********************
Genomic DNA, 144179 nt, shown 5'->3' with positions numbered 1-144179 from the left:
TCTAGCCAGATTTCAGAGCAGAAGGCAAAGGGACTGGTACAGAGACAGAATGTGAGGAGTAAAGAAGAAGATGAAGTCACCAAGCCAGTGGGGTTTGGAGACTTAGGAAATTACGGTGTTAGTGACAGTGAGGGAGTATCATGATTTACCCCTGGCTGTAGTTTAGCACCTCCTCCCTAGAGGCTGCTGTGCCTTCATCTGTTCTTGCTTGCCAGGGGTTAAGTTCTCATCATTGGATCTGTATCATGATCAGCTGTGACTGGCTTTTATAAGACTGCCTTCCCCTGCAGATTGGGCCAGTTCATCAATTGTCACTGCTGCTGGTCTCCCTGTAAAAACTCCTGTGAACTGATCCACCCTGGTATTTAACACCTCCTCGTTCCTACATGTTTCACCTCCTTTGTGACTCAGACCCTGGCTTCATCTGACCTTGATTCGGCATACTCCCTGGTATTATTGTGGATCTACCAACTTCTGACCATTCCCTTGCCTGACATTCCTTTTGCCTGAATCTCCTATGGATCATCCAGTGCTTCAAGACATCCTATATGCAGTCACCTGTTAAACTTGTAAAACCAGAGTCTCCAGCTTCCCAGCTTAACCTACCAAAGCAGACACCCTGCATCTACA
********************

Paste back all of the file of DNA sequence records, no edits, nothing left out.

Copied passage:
Genomic DNA, 144179 nt, shown 5'->3' with positions numbered 1-144179 from the left:
TCTAGCCAGATTTCAGAGCAGAAGGCAAAGGGACTGGTACAGAGACAGAATGTGAGGAGTAAAGAAGAAGATGAAGTCACCAAGCCAGTGGGGTTTGGAGACTTAGGAAATTACGGTGTTAGTGACAGTGAGGGAGTATCATGATTTACCCCTGGCTGTAGTTTAGCACCTCCTCCCTAGAGGCTGCTGTGCCTTCATCTGTTCTTGCTTGCCAGGGGTTAAGTTCTCATCATTGGATCTGTATCATGATCAGCTGTGACTGGCTTTTATAAGACTGCCTTCCCCTGCAGATTGGGCCAGTTCATCAATTGTCACTGCTGCTGGTCTCCCTGTAAAAACTCCTGTGAACTGATCCACCCTGGTATTTAACACCTCCTCGTTCCTACATGTTTCACCTCCTTTGTGACTCAGACCCTGGCTTCATCTGACCTTGATTCGGCATACTCCCTGGTATTATTGTGGATCTACCAACTTCTGACCATTCCCTTGCCTGACATTCCTTTTGCCTGAATCTCCTATGGATCATCCAGTGCTTCAAGACATCCTATATGCAGTCACCTGTTAAACTTGTAAAACCAGAGTCTCCAGCTTCCCAGCTTAACCTACCAAAGCAGACACCCTGCATCTACA